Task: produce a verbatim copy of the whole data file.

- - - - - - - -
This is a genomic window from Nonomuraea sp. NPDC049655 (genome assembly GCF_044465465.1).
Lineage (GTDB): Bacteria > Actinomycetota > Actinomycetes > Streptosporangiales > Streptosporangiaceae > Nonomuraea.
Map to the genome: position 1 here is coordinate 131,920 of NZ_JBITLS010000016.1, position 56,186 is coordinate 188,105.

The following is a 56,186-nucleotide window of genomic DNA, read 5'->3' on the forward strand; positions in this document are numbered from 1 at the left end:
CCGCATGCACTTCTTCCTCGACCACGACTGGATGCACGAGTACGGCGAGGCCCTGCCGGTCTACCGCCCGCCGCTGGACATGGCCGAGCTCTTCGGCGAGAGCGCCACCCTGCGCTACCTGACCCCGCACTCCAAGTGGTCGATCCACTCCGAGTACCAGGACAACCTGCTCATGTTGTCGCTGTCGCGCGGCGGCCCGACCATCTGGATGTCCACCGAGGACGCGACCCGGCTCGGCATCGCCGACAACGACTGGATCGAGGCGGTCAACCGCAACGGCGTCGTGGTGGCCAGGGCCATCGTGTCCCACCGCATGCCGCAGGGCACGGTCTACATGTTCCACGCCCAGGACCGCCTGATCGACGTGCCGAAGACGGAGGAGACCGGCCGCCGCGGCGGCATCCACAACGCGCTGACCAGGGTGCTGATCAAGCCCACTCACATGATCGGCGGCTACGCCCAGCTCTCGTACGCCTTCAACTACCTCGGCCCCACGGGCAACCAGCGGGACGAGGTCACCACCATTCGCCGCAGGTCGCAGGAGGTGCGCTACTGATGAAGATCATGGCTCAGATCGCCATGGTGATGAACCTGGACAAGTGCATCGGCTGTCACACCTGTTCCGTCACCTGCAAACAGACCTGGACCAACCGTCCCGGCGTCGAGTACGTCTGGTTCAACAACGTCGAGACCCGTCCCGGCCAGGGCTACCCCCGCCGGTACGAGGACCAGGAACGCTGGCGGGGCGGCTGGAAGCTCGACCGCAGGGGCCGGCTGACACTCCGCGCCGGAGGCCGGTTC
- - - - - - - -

This is a genomic window from Nonomuraea sp. NPDC049655 (genome assembly GCF_044465465.1).
Lineage (GTDB): Bacteria > Actinomycetota > Actinomycetes > Streptosporangiales > Streptosporangiaceae > Nonomuraea.
Map to the genome: position 1 here is coordinate 131,920 of NZ_JBITLS010000016.1, position 56,186 is coordinate 188,105.

The following is a 56,186-nucleotide window of genomic DNA, read 5'->3' on the forward strand; positions in this document are numbered from 1 at the left end:
CCGCATGCACTTCTTCCTCGACCACGACTGGATGCACGAGTACGGCGAGGCCCTGCCGGTCTACCGCCCGCCGCTGGACATGGCCGAGCTCTTCGGCGAGAGCGCCACCCTGCGCTACCTGACCCCGCACTCCAAGTGGTCGATCCACTCCGAGTACCAGGACAACCTGCTCATGTTGTCGCTGTCGCGCGGCGGCCCGACCATCTGGATGTCCACCGAGGACGCGACCCGGCTCGGCATCGCCGACAACGACTGGATCGAGGCGGTCAACCGCAACGGCGTCGTGGTGGCCAGGGCCATCGTGTCCCACCGCATGCCGCAGGGCACGGTCTACATGTTCCACGCCCAGGACCGCCTGATCGACGTGCCGAAGACGGAGGAGACCGGCCGCCGCGGCGGCATCCACAACGCGCTGACCAGGGTGCTGATCAAGCCCACTCACATGATCGGCGGCTACGCCCAGCTCTCGTACGCCTTCAACTACCTCGGCCCCACGGGCAACCAGCGGGACGAGGTCACCACCATTCGCCGCAGGTCGCAGGAGGTGCGCTACTGATGAAGATCATGGCTCAGATCGCCATGGTGATGAACCTGGACAAGTGCATCGGCTGTCACACCTGTTCCGTCACCTGCAAACAGACCTGGACCAACCGTCCCGGCGTCGAGTACGTCTGGTTCAACAACGTCGAGACCCGTCCCGGCCAGGGCTACCCCCGCCGGTACGAGGACCAGGAACGCTGGCGGGGCGGCTGGAAGCTCGACCGCAGGGGCCGGCTGACACTCCGCGCCGGAGGCCGGTTC